School-Within-a-School Uses PBL to Help Students Make a Big Move

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This article was written by Matt Zalaznick on January 4, 2024 and published by District Aministration. 


Superintendents and principals have long puzzled over how to smooth big K12 transitions, such as the leap from elementary to middle school. Michigan’s Orchard View Middle School has answered the question with a bold experiment: a school-within-a-school, powered by project-based learning, for sixth graders who are now enjoying more relevant instructional experiences, Principal Joshua Smith asserts.

“We had this hypothesis that we needed to do something different with our sixth graders,” says Smith, whose building is part of Orchard View Schools in Muskegon. “We wanted to tackle … how we can connect with our sixth graders in a way that better engages them in school and community. How do we engage them so that they’re having an authentic experience and they’re enjoying their learning?”

Orchard View Middle partnered with the Human Restoration Project, a child development nonprofit, to conduct focus groups in which students were asked what would make them feel a stronger sense of belonging at school and how they could get the most out of their learning. The program that emerged paired a cohort of sixth graders with a team of four teachers who now provide interdisciplinary projected-based learning.

To be able to kick the program off at the beginning of this school year, Smith sought teachers who were excited about the experiment and, with more help from the Human Restoration Project, provided professional development and time to plan the curriculum over the summer of 2023.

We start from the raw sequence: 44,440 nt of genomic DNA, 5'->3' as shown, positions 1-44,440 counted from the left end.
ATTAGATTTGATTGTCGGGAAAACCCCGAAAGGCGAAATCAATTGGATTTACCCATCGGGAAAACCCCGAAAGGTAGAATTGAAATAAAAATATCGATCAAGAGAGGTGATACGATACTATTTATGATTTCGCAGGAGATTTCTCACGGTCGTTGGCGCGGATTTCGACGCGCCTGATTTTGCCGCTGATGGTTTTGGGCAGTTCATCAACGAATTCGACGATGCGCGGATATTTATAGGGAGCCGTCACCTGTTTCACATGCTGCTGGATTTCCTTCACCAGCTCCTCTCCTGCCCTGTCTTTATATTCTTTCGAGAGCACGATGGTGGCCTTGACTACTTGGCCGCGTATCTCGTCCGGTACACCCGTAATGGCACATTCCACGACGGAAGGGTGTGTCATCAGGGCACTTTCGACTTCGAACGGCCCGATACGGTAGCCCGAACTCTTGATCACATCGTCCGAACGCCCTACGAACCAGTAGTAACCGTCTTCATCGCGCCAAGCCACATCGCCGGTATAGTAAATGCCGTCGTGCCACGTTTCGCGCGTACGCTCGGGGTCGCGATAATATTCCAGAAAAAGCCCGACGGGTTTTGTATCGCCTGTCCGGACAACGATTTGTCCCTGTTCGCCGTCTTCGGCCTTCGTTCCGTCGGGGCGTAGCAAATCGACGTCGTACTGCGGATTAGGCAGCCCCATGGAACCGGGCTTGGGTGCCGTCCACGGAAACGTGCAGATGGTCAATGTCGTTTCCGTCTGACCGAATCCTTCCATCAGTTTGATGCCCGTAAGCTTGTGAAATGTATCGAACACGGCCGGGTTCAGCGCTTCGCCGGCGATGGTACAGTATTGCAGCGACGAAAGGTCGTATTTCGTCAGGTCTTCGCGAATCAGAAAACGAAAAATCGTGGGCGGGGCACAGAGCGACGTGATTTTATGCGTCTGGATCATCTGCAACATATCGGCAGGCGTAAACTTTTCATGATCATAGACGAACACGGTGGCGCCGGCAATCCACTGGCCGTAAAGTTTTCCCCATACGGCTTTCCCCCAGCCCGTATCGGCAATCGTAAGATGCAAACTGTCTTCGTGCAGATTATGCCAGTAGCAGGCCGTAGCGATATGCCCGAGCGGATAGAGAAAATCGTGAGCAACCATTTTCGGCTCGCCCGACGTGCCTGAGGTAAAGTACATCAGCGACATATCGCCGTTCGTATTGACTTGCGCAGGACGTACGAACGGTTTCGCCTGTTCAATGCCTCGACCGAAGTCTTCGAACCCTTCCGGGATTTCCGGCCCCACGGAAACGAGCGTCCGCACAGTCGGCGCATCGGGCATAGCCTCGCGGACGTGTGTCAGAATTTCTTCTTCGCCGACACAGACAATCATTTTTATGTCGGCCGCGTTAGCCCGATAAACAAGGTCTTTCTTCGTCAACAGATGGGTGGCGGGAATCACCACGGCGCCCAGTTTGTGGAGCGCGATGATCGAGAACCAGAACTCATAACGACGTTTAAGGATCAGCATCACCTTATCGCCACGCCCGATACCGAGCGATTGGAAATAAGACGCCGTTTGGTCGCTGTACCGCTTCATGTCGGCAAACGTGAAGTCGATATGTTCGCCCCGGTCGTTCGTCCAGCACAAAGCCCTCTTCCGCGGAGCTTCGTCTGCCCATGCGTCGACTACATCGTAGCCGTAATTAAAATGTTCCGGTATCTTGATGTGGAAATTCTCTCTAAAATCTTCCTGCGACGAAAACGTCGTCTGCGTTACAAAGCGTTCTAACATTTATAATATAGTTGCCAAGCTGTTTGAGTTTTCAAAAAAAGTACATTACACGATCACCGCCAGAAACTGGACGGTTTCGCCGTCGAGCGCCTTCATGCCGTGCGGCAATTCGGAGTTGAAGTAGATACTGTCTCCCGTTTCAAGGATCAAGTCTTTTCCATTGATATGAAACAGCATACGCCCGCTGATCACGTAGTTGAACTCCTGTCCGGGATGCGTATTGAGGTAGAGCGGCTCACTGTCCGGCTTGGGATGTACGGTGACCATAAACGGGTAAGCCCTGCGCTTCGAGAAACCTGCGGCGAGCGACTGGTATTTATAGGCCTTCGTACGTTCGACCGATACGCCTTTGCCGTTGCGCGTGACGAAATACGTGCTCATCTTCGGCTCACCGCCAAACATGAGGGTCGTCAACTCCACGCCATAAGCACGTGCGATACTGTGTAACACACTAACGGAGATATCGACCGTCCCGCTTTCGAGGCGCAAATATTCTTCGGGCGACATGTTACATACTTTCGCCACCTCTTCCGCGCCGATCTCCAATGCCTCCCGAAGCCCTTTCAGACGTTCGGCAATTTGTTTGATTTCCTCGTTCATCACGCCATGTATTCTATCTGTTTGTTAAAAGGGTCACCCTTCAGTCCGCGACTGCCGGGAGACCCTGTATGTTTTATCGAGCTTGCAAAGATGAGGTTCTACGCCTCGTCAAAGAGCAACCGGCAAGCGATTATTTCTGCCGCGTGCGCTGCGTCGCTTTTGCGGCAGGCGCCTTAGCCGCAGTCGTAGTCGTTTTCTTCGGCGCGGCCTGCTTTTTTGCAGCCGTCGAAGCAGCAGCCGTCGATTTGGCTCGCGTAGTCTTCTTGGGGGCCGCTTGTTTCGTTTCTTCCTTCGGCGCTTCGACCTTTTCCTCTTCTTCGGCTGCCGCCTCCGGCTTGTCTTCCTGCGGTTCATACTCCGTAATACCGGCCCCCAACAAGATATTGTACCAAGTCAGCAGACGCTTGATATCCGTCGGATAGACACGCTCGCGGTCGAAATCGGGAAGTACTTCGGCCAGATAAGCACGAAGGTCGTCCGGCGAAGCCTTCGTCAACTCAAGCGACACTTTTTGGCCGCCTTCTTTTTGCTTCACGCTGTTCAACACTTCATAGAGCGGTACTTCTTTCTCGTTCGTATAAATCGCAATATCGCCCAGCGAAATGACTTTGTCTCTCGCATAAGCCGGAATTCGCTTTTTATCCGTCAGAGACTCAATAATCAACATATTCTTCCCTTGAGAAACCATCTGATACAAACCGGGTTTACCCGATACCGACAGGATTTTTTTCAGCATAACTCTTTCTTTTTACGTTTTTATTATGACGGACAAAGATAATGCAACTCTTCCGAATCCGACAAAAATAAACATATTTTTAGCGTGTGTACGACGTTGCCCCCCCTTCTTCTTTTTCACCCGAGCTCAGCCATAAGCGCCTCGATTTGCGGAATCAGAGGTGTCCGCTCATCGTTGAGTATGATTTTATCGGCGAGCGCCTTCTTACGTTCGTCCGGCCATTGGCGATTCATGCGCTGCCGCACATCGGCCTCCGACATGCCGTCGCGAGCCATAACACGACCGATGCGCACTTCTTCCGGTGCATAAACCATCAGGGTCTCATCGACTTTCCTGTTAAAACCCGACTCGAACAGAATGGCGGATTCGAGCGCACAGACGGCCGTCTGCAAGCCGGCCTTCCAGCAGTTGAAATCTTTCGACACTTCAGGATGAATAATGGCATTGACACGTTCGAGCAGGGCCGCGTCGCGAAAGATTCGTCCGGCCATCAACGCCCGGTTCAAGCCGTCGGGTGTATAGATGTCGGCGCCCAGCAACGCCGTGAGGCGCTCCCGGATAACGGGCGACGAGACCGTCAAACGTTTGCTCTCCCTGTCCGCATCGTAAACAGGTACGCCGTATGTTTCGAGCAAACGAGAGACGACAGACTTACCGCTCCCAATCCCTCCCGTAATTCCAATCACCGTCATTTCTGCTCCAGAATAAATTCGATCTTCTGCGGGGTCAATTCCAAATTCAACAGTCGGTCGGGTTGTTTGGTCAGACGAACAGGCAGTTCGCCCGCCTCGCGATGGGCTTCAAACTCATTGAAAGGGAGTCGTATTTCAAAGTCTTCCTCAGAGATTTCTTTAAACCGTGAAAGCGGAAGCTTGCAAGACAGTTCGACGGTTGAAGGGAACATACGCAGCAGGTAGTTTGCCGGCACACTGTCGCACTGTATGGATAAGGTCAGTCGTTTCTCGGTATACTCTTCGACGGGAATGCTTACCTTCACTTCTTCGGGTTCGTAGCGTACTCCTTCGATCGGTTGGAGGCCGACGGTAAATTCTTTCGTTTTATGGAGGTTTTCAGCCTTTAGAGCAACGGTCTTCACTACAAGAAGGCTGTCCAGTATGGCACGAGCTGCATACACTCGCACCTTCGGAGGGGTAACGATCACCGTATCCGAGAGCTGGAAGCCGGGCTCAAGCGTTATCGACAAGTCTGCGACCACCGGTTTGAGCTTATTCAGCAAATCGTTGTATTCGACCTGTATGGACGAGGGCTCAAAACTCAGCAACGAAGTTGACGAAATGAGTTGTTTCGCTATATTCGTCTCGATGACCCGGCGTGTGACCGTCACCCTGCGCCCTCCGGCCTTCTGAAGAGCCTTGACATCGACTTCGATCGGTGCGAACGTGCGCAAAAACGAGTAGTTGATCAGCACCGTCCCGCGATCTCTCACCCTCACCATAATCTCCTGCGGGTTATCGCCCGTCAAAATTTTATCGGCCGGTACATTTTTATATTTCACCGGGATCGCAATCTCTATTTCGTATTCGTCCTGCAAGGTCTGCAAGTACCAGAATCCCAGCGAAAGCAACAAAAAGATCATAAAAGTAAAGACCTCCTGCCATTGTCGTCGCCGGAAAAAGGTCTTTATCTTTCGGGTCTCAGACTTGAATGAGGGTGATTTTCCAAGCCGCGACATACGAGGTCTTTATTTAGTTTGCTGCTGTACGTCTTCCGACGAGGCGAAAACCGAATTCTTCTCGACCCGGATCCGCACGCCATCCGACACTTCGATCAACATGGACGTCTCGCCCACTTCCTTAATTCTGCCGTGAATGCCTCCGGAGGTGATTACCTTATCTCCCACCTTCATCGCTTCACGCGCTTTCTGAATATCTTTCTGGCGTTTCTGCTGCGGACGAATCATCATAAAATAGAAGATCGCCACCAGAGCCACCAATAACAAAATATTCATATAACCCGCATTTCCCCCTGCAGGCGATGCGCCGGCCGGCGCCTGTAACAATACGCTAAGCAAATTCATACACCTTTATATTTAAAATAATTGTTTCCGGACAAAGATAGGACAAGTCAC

Smith and his team have secured a five-year, $4-million federal EIR grant, which will also University of Virginia researchers to track how the school assesses progress based on student  portfolios, which the school is calling “learning journeys.” The grant will fund field trips and provide each cohort with $12,500 for supplies.

“The biggest challenge for PBL is the cost,” Smith adds. “We want these to be authentic experiences. We want the kids rolling their sleeves up and working together and bring ‘courageous collaborators.’”

Cooking with core subjects

Each project students work on will combine the four core subjects: English language arts, math, science and social studies. The first project, which students completed this fall, focused on healthy living and eating and included field trips to urban farms and a culinary arts program at nearby Baker College. The students created healthy eating infomercials and posters to spread the word about their learning and spent plenty of time in the kitchen.

“While they’re cooking, they’re doing the math and their science and their ELA,” Smith notes. “They’re doing all of the subjects while they’re exploring and they have their learning journey at the very end.”

An upcoming group project will task students with designing a school kitchen with a $125,000 grant from Orchard View’s food service provider. Among the already visible outcomes of the school-within-a-school is an improving learning environment in a county that grapples with chronic absenteeism due to a large transient population, Smith attests.

Sixth-grader teachers have also made fewer office referrals for disruptive behavior this school year. “We’re seeing higher engagement and less discipline,” he says. “We’re going to focus on building that community and creating experiences so kids want to come to school and value coming to school,” Smith explains. “I don’t want them to feel like they’re just coming in and going through the motions.”

The PBL school-within-a-school has the full support of Orchard View Superintendent Jim Nielsen. “We’re recognizing students don’t necessarily learn all the same way and they certainly are not learning the way they did 20 or 30 years ago,” Nielsen concludes. “When you look around education, one of the biggest issues we have is we’re still doing things the way we did 20 or 30 years ago.”